When touch turns to pain

Researchers in Tübingen and Trieste (Italy) have made a major contribution to understanding the sense of touch and pain. A team led by Dr Jing Hu (Werner Reichardt Centre for Integrative Neuroscience – CIN, Tübingen) ...

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Pain is in the brain

Chronic pain results from disease or trauma to the nervous system. Damaged nerve fibres with heightened responses to normal stimuli send incorrect messages to pain centres in the brain. This phenomenon, called "peripheral ...

Oct 09, 2015
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Pain is an unpleasant sensation often caused by intense or damaging stimuli such as stubbing a toe, burning a finger, putting alcohol on a cut, and bumping the "funny bone." The International Association for the Study of Pain has a definition that is widely used: "Pain is an unpleasant sensory and emotional experience associated with actual or potential tissue damage, or described in terms of such damage".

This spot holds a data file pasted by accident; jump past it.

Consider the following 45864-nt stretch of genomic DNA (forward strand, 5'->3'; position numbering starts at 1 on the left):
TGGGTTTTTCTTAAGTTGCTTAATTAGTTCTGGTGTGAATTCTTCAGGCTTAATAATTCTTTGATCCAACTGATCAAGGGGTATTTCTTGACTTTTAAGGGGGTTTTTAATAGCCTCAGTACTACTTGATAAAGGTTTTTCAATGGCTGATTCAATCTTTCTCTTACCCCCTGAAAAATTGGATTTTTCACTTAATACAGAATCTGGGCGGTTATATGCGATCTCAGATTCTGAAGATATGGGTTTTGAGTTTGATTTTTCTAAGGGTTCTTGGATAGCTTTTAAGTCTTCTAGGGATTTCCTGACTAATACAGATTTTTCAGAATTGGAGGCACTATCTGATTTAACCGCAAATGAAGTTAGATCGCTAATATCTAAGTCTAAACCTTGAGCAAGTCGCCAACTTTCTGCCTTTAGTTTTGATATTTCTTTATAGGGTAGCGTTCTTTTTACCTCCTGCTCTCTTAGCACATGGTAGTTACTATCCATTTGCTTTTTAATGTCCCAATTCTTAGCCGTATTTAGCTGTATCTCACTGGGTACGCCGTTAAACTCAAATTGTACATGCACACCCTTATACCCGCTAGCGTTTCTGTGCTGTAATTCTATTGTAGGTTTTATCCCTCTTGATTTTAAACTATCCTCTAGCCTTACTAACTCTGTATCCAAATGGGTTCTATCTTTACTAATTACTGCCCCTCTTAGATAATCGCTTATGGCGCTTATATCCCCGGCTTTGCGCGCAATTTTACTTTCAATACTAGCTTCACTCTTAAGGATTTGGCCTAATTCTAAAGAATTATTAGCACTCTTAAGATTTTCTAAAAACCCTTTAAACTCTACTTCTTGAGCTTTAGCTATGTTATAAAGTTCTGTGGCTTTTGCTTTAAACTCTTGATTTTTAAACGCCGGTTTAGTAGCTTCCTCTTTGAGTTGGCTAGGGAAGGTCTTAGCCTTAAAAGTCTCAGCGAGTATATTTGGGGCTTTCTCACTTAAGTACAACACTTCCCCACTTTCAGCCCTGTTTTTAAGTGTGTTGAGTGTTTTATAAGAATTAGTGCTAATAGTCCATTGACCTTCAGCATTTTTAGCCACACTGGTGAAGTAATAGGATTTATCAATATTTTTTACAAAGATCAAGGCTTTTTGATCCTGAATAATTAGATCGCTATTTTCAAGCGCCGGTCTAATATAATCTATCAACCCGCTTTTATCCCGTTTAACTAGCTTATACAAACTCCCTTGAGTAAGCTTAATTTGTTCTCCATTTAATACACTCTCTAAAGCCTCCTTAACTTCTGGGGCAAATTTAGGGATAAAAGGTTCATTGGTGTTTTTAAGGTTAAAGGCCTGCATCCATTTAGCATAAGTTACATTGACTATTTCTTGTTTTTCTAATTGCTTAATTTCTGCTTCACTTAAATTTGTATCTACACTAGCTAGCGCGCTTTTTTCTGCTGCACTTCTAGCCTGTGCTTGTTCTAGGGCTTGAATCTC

Pain motivates the individual to withdraw from damaging situations, to protect a damaged body part while it heals, and to avoid similar experiences in the future. Most pain resolves promptly once the painful stimulus is removed and the body has healed, but sometimes pain persists despite removal of the stimulus and apparent healing of the body; and sometimes pain arises in the absence of any detectable stimulus, damage or disease.

Pain is the most common reason for physician consultation in the United States. It is a major symptom in many medical conditions, and can significantly interfere with a person's quality of life and general functioning. Psychological factors such as social support, hypnotic suggestion, excitement, or distraction can significantly modulate pain's intensity or unpleasantness.

This text uses material from Wikipedia licensed under CC BY-SA

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